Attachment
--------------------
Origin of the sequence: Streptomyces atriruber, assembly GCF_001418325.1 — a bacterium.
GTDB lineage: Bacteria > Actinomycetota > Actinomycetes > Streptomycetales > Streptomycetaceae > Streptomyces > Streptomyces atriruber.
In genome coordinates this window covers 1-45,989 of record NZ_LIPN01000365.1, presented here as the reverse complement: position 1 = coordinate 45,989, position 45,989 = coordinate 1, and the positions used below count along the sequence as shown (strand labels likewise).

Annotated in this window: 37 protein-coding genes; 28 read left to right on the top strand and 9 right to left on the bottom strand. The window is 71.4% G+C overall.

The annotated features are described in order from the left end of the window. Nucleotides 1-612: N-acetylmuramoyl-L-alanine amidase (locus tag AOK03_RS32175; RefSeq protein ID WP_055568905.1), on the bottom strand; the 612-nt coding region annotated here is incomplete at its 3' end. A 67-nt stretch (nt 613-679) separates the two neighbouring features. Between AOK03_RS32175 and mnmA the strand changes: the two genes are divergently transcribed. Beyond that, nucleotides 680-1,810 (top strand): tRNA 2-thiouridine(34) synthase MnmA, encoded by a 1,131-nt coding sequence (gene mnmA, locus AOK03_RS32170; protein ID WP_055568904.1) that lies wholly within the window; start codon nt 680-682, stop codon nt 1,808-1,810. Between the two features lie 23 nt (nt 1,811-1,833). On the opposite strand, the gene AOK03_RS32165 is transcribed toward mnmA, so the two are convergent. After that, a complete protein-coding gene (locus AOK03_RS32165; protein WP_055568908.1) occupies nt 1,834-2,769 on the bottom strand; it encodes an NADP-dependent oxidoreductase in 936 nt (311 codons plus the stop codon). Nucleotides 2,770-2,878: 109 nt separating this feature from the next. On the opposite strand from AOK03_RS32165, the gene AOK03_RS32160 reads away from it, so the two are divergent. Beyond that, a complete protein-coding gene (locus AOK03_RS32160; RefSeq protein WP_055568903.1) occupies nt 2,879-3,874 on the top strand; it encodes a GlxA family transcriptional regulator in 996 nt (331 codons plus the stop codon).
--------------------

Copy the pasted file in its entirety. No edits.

Origin of the sequence: Streptomyces atriruber, assembly GCF_001418325.1 — a bacterium.
GTDB lineage: Bacteria > Actinomycetota > Actinomycetes > Streptomycetales > Streptomycetaceae > Streptomyces > Streptomyces atriruber.
In genome coordinates this window covers 1-45,989 of record NZ_LIPN01000365.1, presented here as the reverse complement: position 1 = coordinate 45,989, position 45,989 = coordinate 1, and the positions used below count along the sequence as shown (strand labels likewise).

Annotated in this window: 37 protein-coding genes; 28 read left to right on the top strand and 9 right to left on the bottom strand. The window is 71.4% G+C overall.

The annotated features are described in order from the left end of the window. Nucleotides 1-612: N-acetylmuramoyl-L-alanine amidase (locus tag AOK03_RS32175; RefSeq protein ID WP_055568905.1), on the bottom strand; the 612-nt coding region annotated here is incomplete at its 3' end. A 67-nt stretch (nt 613-679) separates the two neighbouring features. Between AOK03_RS32175 and mnmA the strand changes: the two genes are divergently transcribed. Beyond that, nucleotides 680-1,810 (top strand): tRNA 2-thiouridine(34) synthase MnmA, encoded by a 1,131-nt coding sequence (gene mnmA, locus AOK03_RS32170; protein ID WP_055568904.1) that lies wholly within the window; start codon nt 680-682, stop codon nt 1,808-1,810. Between the two features lie 23 nt (nt 1,811-1,833). On the opposite strand, the gene AOK03_RS32165 is transcribed toward mnmA, so the two are convergent. After that, a complete protein-coding gene (locus AOK03_RS32165; protein WP_055568908.1) occupies nt 1,834-2,769 on the bottom strand; it encodes an NADP-dependent oxidoreductase in 936 nt (311 codons plus the stop codon). Nucleotides 2,770-2,878: 109 nt separating this feature from the next. On the opposite strand from AOK03_RS32165, the gene AOK03_RS32160 reads away from it, so the two are divergent. Beyond that, a complete protein-coding gene (locus AOK03_RS32160; RefSeq protein WP_055568903.1) occupies nt 2,879-3,874 on the top strand; it encodes a GlxA family transcriptional regulator in 996 nt (331 codons plus the stop codon).